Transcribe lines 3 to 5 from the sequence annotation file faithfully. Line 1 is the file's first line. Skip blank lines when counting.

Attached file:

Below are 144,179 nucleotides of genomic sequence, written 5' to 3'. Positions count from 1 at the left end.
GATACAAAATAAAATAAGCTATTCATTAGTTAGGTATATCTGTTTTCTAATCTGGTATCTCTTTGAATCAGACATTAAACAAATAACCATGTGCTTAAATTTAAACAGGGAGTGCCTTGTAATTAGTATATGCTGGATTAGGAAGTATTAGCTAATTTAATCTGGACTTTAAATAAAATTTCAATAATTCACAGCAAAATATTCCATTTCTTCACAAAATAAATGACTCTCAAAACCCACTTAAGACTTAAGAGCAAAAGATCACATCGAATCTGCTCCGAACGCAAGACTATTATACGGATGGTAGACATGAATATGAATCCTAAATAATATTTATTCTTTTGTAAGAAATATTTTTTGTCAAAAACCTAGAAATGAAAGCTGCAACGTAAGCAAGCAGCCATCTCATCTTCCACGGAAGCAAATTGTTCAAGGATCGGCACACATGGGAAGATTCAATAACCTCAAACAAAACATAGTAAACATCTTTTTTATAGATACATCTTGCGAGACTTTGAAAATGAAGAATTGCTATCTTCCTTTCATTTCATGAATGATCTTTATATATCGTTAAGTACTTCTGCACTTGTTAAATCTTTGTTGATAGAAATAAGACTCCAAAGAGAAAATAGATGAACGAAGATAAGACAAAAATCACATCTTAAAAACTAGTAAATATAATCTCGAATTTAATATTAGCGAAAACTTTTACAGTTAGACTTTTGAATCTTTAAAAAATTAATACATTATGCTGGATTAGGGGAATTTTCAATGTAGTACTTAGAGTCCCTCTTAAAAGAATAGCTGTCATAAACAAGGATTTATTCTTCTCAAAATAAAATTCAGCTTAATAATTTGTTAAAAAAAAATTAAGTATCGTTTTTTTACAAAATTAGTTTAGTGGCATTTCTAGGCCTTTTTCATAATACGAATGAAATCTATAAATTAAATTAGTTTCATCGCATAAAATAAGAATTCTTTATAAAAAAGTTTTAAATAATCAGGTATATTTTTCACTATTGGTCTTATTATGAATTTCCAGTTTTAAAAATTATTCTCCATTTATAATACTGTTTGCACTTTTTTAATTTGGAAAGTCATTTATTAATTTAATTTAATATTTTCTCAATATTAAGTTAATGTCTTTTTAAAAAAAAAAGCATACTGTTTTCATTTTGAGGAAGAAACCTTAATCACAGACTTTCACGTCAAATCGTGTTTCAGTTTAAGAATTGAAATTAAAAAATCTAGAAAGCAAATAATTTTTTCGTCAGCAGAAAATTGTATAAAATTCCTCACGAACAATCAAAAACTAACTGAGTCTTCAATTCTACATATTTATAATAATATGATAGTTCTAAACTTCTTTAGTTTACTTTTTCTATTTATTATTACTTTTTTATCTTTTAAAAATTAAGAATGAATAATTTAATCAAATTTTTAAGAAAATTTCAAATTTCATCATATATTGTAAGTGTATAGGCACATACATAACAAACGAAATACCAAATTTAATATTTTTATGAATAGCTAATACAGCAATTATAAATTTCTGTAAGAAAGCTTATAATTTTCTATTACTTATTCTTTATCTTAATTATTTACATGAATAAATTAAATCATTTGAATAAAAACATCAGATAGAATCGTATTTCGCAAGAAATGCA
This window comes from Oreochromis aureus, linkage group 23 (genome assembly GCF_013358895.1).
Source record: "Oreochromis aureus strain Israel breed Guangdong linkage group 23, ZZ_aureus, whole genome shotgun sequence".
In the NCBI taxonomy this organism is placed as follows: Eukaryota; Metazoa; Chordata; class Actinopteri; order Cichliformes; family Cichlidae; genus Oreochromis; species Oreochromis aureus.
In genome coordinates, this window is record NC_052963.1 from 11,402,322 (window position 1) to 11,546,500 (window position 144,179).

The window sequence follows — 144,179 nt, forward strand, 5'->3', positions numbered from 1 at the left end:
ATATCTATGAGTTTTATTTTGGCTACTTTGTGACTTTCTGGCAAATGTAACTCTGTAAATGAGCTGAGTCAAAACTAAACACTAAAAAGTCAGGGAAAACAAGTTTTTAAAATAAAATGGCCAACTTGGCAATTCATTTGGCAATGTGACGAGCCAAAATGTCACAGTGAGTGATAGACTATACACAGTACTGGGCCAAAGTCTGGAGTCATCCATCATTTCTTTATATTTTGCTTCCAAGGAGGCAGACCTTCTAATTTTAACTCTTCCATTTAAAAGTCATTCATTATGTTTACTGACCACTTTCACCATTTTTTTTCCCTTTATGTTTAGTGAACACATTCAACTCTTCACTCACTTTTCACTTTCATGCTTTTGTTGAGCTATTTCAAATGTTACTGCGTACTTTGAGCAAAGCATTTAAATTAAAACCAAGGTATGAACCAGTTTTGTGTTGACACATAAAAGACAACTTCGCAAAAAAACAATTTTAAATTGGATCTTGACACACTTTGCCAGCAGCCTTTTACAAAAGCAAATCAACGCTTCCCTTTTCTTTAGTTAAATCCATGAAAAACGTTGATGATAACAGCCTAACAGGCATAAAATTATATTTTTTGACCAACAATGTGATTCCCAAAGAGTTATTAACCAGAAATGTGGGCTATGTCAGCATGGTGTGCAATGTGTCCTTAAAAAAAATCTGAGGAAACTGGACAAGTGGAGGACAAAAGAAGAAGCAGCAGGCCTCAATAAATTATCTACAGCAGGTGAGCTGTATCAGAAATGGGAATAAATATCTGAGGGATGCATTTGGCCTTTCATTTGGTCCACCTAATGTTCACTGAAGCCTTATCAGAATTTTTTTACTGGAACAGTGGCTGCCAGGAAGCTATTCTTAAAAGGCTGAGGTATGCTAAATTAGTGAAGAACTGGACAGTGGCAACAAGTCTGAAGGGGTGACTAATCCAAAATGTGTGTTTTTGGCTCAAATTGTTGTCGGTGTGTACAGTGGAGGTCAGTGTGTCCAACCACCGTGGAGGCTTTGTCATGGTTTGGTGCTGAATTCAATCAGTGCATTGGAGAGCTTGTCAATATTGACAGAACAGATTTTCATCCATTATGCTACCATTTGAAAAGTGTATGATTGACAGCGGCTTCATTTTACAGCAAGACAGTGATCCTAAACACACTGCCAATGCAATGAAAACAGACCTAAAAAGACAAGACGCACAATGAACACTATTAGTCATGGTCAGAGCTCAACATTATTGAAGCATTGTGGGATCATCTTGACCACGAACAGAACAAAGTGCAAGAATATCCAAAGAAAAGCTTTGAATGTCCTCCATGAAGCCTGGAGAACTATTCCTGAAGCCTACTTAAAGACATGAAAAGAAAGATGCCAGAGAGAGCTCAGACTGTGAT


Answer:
This window comes from Oreochromis aureus, linkage group 23 (genome assembly GCF_013358895.1).
Source record: "Oreochromis aureus strain Israel breed Guangdong linkage group 23, ZZ_aureus, whole genome shotgun sequence".
In the NCBI taxonomy this organism is placed as follows: Eukaryota; Metazoa; Chordata; class Actinopteri; order Cichliformes; family Cichlidae; genus Oreochromis; species Oreochromis aureus.